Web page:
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Calgary, Canada

(*cruise tour)

Calgary, Canada

Calgary is Alberta's largest city and is located near where the prairies end and the foothills begin. That makes it the eastern gateway to the Rocky Mountains and an important center of trade and tourism for the western prairies. It is your best point of access for Banff and Jasper, and a worthwhile destination in its own right. Calgary is the heart of the largest metropolitan area between Toronto and Vancouver.

Calgary was founded by the Northwest Mounted Police (NWMP) in 1875 and was originally called Fort Brisebois. (The name was changed to Fort Calgary in 1876, named after Calgary Bay on the Isle of Mull.) The NWMP was sent west to ensure that Canada would not have an American-style "Wild West." Grave concerns about this were raised after the Cypress Hills Massacre of natives by drunken wolf hunters in 1873. Calgary was one of several forts established in Western Canada... Read more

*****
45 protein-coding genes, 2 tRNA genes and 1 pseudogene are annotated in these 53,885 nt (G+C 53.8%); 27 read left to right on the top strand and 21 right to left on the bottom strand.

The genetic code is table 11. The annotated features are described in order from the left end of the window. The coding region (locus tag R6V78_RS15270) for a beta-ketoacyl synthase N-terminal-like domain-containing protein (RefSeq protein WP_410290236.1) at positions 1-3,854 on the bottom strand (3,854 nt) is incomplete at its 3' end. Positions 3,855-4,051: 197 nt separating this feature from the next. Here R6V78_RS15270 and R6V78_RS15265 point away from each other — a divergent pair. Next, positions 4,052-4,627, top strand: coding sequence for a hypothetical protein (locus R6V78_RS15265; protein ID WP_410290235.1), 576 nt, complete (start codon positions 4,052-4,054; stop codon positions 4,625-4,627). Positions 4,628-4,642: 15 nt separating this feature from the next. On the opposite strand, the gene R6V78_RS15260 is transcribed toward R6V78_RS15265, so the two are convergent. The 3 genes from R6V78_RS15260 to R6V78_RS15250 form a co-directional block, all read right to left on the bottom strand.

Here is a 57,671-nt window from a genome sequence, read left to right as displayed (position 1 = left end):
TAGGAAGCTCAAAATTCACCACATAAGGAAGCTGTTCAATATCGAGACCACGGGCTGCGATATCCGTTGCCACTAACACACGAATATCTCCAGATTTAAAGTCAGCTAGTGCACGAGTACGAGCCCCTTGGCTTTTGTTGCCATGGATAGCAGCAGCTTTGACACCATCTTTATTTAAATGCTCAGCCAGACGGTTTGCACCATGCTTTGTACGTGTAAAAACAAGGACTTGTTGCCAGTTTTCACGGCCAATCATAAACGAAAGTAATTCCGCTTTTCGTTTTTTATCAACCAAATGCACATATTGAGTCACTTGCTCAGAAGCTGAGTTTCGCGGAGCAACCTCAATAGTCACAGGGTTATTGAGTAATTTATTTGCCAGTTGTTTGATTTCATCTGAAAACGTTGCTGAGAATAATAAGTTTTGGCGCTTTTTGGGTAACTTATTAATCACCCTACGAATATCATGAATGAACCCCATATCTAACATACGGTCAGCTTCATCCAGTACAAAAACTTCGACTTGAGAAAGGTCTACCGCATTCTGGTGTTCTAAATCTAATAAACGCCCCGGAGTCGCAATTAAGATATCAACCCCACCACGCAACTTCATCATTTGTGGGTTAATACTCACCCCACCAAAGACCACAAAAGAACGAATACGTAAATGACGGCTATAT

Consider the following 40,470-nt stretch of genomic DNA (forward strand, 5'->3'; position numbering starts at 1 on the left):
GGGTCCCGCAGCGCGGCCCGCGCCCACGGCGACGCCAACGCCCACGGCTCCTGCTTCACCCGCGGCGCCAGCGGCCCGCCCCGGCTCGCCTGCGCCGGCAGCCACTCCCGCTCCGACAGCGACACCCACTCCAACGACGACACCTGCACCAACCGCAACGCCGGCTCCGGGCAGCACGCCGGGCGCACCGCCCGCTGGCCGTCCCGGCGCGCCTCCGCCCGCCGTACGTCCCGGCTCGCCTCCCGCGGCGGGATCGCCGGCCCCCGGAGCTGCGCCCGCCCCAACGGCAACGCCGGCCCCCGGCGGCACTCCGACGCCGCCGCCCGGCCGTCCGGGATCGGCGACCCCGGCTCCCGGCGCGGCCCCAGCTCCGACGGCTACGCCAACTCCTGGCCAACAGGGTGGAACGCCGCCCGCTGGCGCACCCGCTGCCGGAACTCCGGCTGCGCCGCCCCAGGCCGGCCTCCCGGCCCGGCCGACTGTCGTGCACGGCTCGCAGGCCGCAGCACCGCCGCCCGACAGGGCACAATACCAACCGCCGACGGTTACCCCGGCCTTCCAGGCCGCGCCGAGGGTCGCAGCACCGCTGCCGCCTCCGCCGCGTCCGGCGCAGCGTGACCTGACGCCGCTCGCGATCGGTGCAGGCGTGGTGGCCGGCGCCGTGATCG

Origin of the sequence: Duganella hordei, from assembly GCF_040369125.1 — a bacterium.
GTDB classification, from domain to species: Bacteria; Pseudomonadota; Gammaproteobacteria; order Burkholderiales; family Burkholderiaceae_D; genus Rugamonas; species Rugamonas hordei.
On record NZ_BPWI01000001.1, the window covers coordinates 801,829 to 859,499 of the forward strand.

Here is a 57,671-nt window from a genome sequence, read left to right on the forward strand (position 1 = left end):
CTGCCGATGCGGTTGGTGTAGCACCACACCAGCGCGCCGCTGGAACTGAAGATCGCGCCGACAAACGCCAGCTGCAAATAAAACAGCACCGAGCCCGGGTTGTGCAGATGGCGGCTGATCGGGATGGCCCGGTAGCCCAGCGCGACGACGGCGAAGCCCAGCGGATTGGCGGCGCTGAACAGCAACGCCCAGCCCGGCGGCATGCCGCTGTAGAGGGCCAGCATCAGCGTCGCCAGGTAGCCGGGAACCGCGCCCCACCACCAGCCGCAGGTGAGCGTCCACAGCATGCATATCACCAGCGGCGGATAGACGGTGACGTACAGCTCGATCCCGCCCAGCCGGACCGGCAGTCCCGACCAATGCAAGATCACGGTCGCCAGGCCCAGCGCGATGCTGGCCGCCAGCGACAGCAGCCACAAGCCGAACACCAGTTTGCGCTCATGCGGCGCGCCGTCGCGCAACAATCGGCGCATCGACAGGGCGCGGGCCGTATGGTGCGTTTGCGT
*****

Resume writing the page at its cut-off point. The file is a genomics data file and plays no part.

Calgary, Canada


Calgary is Alberta's largest city and is located near where the prairies end and the foothills begin. That makes it the eastern gateway to the Rocky Mountains and an important center of trade and tourism for the western prairies. It is your best point of access for Banff and Jasper, and a worthwhile destination in its own right. Calgary is the heart of the largest metropolitan area between Toronto and Vancouver.

Calgary was founded by the Northwest Mounted Police (NWMP) in 1875 and was originally called Fort Brisebois. (The name was changed to Fort Calgary in 1876, named after Calgary Bay on the Isle of Mull.) The NWMP was sent west to ensure that Canada would not have an American-style "Wild West." Grave concerns about this were raised after the Cypress Hills Massacre of natives by drunken wolf hunters in 1873. Calgary was one of several forts established in Western Canada by the NWMP to ensure a police presence before the arrival of settlers.